French President Jacques Chirac and President Bush aren’t quite kissing and making up, but the silent treatment is over. To hear both leaders tell it, there never really was a problem in the first place.
Days before Bush arrives in France to help commemorate the 60th anniversary of World War II’s D-Day, the two leaders began setting the stage for a new start.
“I never was angry with the president of the United States ... and I never had the feeling in my relations with him that he was angry with me,” Chirac said Wednesday during a news conference.
“We had different points of view,” he said, referring to the U.S.-led military intervention in Iraq and France’s leading role in opposing the war. “That’s normal. Each affirms his own convictions.”
Bush was equally conciliatory.
“I was never angry with the French. France is a longtime ally,” Bush told the weekly magazine Paris Match, which appears on newsstands Thursday. “Jacques told it to me clearly. He didn’t believe the use of force was necessary. We debated it as friends.”
'Freedom fries' and 'Old Europe'
The facts speak differently. In the run-up to the war, France-bashing got so intense that “french fries” turned into “freedom fries” and tensions between Washington and Paris was palpable. Defense Secretary Donald H. Rumsfeld spoke of a “New Europe” and an “Old Europe,” with France squarely in the latter.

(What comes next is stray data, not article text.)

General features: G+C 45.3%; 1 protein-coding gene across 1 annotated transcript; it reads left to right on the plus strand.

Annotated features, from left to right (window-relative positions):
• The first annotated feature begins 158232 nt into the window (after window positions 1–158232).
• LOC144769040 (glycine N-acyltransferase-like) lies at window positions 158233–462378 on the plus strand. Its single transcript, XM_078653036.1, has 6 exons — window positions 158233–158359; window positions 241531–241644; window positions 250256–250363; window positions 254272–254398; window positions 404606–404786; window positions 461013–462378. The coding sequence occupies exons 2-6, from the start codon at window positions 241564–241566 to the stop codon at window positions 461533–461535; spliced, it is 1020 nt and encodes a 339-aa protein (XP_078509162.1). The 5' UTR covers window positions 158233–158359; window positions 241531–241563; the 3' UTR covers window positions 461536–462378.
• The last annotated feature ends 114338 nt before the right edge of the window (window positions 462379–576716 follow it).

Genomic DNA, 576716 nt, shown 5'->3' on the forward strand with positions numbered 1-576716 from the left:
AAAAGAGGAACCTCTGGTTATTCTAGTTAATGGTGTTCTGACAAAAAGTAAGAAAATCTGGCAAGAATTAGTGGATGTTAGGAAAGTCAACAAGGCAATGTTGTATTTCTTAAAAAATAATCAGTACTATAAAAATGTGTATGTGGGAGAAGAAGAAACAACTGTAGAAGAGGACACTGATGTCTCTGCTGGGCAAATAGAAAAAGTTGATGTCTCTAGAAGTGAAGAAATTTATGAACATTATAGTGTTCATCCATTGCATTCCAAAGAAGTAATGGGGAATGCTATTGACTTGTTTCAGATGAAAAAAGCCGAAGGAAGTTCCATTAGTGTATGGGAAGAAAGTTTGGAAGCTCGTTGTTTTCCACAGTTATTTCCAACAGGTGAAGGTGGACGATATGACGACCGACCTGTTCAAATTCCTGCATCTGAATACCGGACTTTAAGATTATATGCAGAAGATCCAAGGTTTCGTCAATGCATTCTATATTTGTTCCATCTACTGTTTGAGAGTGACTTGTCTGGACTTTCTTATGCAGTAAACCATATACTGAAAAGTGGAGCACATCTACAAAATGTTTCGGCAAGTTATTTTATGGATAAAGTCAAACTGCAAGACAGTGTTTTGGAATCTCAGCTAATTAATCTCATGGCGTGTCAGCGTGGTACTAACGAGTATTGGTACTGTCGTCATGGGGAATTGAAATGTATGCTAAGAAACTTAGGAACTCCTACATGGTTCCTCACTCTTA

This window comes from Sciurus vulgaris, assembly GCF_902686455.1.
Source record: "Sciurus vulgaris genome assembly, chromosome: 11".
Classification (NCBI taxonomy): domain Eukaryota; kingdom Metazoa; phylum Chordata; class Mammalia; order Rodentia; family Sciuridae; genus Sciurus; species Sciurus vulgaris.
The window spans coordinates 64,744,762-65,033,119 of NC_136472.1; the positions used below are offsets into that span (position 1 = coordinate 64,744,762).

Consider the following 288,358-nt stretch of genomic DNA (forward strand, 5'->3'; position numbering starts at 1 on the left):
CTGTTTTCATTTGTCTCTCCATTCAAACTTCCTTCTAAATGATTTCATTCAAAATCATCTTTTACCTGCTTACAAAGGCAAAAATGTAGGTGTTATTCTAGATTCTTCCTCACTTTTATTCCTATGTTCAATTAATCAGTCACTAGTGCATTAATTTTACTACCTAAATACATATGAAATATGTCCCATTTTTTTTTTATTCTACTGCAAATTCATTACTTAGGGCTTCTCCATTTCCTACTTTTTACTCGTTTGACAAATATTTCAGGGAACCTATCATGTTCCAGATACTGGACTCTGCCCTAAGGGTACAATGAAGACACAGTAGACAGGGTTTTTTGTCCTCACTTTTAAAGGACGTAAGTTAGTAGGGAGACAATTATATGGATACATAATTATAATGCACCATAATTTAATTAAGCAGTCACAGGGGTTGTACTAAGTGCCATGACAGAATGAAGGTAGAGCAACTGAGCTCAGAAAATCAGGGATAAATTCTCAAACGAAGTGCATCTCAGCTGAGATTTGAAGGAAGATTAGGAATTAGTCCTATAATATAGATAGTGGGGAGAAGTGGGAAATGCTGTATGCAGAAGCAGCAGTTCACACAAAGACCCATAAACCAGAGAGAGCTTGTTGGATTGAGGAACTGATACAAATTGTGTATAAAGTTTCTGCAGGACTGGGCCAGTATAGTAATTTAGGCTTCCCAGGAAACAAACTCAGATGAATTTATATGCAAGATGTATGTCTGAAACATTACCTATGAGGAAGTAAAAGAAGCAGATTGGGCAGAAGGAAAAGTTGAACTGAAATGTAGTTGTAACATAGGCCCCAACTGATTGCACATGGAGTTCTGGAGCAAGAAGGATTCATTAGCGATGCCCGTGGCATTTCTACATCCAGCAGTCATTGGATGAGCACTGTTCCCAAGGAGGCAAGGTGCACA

At one point, there were fears that the trans-Atlantic alliance might be broken beyond repair.
The rift has, if anything, underscored that the long-standing allies need each other. Sunday’s commemoration of the 60th anniversary of the Normandy landings that crushed Adolf Hitler’s Atlantic Wall and led to the defeat of Nazi Germany is clearly seen as a chance to patch things up.
Even first lady Laura Bush joined in Wednesday to assure the French that her husband is a “man of the heart.”
“I think the French will be with us for the reconstruction of Iraq, to help the Iraqis build a democracy, to gain freedom after the oppression of Saddam Hussein,” she said in an interview with state-run France-2 television. Her remarks, like the U.S. president’s, were translated into French.
Charged with symbolism
The D-Day commemorations will be charged with symbolism. For the first time, a German leader, Chancellor Gerhard Schroeder, will take part. He will join Bush and some 15 other heads of state.
“I rejoice that on the occasion of June 6, there can be something essential,” Chirac said, “that is, the strong recognition by the French, and more generally the Europeans, toward the Americans.”
American soldiers “came at a particularly dramatic moment for Europe and for France, bringing their help and their blood,” the French president said.
On Sunday, Chirac will express French thanks to the allies for liberating the country from the Nazis, presidential spokeswoman Catherine Colonna said Wednesday. However, she added that this day of remembrance would also be an occasion for Chirac to “remind that we have a duty to be faithful to the values” of democracy, law and liberty.